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Fibonacci Series And Stradivarius Instruments

By Author: Nathan
Total Articles: 20

The Fibonacci Series might sound like a spy thriller, but it’s perhaps more exciting because it draws a direct, mathematical connection between the human perception of beauty and nature itself. It also was the basis for the proportions that Antonio Stradivari used to construct his eponymous violins.

It starts with a mathematical pattern of increasing values. They are 0, 1, 1, 2, 3, 5, 8, 13, 21, 34, 55, 89, 144, 233 and so on; each number represents the sum of the two preceding it. Taking any one number from the series above 5 – let’s say 21 – and dividing it by the previous number (in this case 13), the ratio is 1.6. This is referred to as the Golden Ratio.

Represented in geometric forms these numbers and the Golden Ratio create a spiral that is seen in both art and nature. To a musician, the bass clef is essentially this form. Leonardo da Vinci’s Mona Lisa is composed of points that conform to this geometry. Mozart wrote many of his two-part sonatas according to the Golden Ratio: the exposition (musical theme) is 38 bars and the development and recapitulation (where the theme is developed and repeated) is 62 bars, and 62 divided by 38 is 1.631. Western harmony and musical scales, with 13 notes in an octave and eight notes in a scale, also produce (via division) 1.625.

With Stradivarius’ fine violins, the master violinmaker’s designs follow the Golden Ratio in the proportions of specific parts of the violin. The violinmaker ensured the proportion of the neck, pegbox and scroll to the body of the violin (upper bout, waist and lower bout) achieves the ratio. Also, subdivisions of the instrument – waist to upper bout, waist and upper bout to those sections plus the neck – meet the 1.6 ratio as well. (Note: there seems not to be the same mathematical principle applied to fine cellos, violas, and stringed bass instruments created by the master maker).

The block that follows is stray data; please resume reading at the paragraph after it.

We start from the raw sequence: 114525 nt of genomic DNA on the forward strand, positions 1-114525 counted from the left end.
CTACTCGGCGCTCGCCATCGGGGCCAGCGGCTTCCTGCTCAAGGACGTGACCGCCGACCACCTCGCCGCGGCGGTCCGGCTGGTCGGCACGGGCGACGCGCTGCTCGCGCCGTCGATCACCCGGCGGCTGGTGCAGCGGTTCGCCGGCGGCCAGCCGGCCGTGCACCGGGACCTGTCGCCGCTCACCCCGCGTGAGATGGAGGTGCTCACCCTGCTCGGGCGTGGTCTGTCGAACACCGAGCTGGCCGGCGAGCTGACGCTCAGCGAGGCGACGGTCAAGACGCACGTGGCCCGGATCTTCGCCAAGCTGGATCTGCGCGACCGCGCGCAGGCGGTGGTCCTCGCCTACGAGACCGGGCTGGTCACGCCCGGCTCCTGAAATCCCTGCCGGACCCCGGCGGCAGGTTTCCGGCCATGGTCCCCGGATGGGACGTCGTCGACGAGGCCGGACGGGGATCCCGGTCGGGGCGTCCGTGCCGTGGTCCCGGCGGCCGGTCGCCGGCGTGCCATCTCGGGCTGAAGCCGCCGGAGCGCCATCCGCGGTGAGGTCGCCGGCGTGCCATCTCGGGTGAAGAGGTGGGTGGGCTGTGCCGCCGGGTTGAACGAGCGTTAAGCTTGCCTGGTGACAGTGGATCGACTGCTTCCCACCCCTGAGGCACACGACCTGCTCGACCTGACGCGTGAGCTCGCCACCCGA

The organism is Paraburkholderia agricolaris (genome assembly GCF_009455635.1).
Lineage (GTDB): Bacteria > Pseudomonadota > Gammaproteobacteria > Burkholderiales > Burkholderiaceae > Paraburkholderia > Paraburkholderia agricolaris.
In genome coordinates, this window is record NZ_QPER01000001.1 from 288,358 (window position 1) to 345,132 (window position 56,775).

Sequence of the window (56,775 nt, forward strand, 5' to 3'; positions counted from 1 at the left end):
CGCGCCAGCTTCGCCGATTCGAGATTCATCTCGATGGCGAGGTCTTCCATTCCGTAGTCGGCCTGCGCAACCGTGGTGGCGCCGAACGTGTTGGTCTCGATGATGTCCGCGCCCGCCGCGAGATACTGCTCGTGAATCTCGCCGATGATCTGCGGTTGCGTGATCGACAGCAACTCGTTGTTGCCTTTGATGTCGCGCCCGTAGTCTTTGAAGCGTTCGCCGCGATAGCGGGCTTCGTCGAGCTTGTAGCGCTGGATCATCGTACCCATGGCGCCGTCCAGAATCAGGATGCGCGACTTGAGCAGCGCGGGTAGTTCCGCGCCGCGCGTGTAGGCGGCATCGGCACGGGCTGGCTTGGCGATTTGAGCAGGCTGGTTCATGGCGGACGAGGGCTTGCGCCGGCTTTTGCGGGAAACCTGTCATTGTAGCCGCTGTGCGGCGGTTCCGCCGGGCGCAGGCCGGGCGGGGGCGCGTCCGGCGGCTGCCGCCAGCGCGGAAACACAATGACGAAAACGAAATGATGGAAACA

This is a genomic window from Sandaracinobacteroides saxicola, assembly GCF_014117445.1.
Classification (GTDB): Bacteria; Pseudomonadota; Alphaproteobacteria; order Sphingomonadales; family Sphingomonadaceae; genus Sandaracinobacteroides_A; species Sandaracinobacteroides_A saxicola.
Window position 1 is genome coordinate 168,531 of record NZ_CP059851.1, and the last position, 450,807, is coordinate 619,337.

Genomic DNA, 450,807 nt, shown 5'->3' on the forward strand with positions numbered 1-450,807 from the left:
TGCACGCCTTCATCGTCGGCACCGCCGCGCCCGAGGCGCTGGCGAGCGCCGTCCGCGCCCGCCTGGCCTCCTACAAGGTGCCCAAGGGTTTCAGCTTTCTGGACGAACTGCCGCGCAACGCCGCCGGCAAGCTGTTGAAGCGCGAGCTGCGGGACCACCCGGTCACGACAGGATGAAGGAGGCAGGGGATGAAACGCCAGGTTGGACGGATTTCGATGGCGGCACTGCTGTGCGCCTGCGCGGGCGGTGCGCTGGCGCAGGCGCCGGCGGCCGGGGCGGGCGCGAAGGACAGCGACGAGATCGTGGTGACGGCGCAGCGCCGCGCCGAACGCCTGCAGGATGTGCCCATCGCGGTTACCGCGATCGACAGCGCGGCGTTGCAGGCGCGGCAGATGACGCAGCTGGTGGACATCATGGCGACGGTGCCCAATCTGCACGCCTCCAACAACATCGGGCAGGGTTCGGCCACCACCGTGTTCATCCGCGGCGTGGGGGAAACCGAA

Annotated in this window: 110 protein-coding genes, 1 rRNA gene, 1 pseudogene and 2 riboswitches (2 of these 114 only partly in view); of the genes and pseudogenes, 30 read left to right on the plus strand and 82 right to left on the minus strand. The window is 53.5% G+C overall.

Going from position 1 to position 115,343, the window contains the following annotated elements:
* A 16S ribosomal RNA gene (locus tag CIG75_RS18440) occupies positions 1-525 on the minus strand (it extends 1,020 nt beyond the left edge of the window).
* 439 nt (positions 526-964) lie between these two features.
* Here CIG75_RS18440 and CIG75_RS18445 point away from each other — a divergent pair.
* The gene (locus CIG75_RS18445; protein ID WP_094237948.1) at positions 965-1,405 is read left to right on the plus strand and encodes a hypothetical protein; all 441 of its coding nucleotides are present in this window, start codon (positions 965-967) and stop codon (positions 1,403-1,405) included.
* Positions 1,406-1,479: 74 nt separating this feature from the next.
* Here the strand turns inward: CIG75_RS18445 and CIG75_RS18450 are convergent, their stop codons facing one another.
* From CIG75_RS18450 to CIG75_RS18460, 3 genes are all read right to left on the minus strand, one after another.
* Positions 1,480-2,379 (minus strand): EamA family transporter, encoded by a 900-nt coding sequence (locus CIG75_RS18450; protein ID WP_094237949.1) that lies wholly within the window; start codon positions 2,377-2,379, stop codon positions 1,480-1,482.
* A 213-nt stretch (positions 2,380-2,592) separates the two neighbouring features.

Is this what make the music from a Strad so rich and resonant? So many other factors are involved (the density of Cremonese wood in the 17th century, for starters) but it bears noting that the Golden Ratio is also used in saxophone mouthpieces and the acoustic design of many cathedrals. In the Journal of the American Viola Society, a 1994 analysis of Bartok’s Concerto for Viola and Orchestra (Movement Two) argues the composition relies heavily on the Fibonacci Series.

Where this takes a fascinating turn is how the Golden Ratio and its geometric representation is found in nature and even in space. The logarithmic spiral, found in seashells and sometimes called “the golden spiral,” look a lot like that bass clef and range in sizes from tiny to much bigger – all within the same ratio. But those same spirals repeat in spiral galaxies, where the arms of stars, gas and dust extend from the galaxy center in a pinwheel-like fashion – a pattern in proportions also seen in satellite images of hurricanes. The human face, by the averages, follows the Golden Ratio in where the eyes, nose and chin are positioned. The proportion of DNA molecules, 34 by 21 angstroms, fit the ratio as well. In flower petals, the lily has three, buttercups have five, chicory flowers have 21 and daisies have 34. Nature places all petals in the 360-degree circle, at a turn of 0.618030 (an inverse of the 1.6 ratio). Seed heads in sunflowers repeat the spiral seen in these other examples.

Is it possible that this Fibonacci Series is a universal proportion, determined by some version of intelligent design? That’s subject to some debate, to put it mildly. But what’s clear is it all adds up in Stradivarius violins playing Mozart sonatas.

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